Turns out the first book I wanted to finish reading on our new iPad is a book that enchanted me when I was 12 and just becoming a serious reader—R. L. Stevenson’s Treasure Island. The free Kindle copy of the text doesn’t come with the magnificent N.C. Wyeth illustrations that so hypnotized me, but they’re easily viewable online too. Guess I wanted my first extended use of our new futuristic device to involve a little travel back in time.
Re-reading now, I’m struck by how Treasure Island is not so much about a hunt for gold as it is a story of a young boy who’s lost his father — a boy who has to come to terms with adult hypocrisy and broken promises, foolishness, violence. Of several figures competing to be Jim’s substitute father on the voyage, the one he can’t escape is one of literature’s most charming and deadly rogues–Long John Silver. In Wyeth’s illustrations, and in the prose, the proper authority figures like Captain Smollett and the doctor all are done in studied greys; it’s the pirates who have flash and fire and are dangerously attractive. Smollett has guts and talks well but disappears in the second half of the novel (he’s wounded); it’s Silver who gets the best dialogue and, without really intending to, teaches Jim not to trust appearances and to be daring. Jim is literally tethered to him during one of the most dramatic episodes. He has to become more like the pirates he hates and fears and yet is attracted to, while still keeping his eye on the steady compass-point of doing what he thinks is right.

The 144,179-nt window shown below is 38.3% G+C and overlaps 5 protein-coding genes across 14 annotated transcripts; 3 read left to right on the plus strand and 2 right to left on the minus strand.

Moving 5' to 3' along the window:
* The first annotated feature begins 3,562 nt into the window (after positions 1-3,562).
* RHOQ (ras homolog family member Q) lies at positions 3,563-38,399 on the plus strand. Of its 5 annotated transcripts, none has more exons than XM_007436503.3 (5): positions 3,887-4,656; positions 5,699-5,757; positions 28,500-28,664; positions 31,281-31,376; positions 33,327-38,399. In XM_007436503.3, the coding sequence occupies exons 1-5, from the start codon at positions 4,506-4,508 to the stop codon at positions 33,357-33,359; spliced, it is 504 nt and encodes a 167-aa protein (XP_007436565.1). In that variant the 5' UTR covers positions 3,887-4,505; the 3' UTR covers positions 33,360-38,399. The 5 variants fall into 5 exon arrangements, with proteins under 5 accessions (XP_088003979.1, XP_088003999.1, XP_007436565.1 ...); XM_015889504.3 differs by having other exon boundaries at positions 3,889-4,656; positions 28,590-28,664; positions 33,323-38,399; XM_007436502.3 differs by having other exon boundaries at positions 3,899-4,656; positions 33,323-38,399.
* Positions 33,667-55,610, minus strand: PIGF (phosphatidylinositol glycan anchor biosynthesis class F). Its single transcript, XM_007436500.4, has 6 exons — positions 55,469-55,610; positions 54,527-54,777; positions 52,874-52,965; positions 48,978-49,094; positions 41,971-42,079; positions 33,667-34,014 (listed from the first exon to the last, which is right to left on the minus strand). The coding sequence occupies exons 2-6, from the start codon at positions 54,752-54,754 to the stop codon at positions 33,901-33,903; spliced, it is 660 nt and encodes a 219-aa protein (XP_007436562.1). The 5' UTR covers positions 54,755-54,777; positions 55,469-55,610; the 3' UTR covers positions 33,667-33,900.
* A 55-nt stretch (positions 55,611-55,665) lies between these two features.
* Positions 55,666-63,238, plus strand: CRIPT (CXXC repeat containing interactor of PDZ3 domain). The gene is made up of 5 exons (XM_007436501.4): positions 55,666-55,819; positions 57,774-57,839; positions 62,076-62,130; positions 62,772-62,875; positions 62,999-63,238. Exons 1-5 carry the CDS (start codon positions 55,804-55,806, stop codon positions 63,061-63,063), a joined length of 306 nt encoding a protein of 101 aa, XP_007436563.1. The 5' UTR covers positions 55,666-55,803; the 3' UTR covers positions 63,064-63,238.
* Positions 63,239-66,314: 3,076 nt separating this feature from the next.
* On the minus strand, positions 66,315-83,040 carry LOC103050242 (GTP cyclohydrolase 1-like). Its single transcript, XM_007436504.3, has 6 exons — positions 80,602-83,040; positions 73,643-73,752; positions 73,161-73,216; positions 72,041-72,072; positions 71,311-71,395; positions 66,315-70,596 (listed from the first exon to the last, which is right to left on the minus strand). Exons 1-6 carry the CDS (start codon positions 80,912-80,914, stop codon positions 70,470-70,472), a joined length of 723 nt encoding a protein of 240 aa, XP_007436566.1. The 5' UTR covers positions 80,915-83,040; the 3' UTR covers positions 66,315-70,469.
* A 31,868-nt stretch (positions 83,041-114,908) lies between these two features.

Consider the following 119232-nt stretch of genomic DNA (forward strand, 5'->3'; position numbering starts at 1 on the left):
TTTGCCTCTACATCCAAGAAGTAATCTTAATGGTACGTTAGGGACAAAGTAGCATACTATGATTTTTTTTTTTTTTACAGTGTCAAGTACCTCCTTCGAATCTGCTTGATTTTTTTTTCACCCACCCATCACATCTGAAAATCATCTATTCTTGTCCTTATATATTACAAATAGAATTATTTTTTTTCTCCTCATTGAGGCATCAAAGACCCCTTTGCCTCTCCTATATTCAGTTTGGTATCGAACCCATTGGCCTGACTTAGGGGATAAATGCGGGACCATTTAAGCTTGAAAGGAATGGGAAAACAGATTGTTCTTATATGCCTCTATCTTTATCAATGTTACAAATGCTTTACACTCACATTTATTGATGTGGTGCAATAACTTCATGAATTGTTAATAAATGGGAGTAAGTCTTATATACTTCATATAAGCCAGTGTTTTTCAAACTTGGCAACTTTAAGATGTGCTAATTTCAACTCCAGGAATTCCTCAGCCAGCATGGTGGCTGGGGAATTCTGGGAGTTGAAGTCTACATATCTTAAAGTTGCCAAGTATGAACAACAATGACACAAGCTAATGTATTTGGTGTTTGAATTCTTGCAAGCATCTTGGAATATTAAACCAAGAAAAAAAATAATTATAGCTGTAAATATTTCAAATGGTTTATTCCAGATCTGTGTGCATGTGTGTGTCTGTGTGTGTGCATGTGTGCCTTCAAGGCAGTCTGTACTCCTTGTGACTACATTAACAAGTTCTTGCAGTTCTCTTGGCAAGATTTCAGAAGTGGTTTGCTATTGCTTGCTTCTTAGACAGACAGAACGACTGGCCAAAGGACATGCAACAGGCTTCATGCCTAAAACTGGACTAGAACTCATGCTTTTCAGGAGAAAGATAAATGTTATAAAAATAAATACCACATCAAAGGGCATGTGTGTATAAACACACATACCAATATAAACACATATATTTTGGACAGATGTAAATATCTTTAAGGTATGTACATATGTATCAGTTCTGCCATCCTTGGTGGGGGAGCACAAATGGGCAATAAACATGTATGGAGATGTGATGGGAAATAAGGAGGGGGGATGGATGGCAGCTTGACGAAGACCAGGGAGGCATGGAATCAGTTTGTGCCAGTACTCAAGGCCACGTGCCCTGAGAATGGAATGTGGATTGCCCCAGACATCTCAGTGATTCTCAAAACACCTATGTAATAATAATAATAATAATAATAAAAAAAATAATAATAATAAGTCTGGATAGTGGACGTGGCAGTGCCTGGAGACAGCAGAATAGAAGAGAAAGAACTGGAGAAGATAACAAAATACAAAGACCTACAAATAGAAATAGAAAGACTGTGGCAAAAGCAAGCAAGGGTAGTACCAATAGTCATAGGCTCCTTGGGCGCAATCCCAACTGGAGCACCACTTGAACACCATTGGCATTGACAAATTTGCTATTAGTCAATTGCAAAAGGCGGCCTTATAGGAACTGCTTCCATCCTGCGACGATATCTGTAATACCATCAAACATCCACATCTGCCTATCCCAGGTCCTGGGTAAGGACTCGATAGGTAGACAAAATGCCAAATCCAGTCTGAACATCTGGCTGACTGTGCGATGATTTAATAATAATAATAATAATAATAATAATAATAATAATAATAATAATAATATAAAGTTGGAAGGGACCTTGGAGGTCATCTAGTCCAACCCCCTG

How much of this I consciously absorbed at 12 is a real mystery to me; probably not very much. I know I spent much more time trying to visualize what the treasure map looked like. But call it (anachronistically) my Luke Skywalker moment.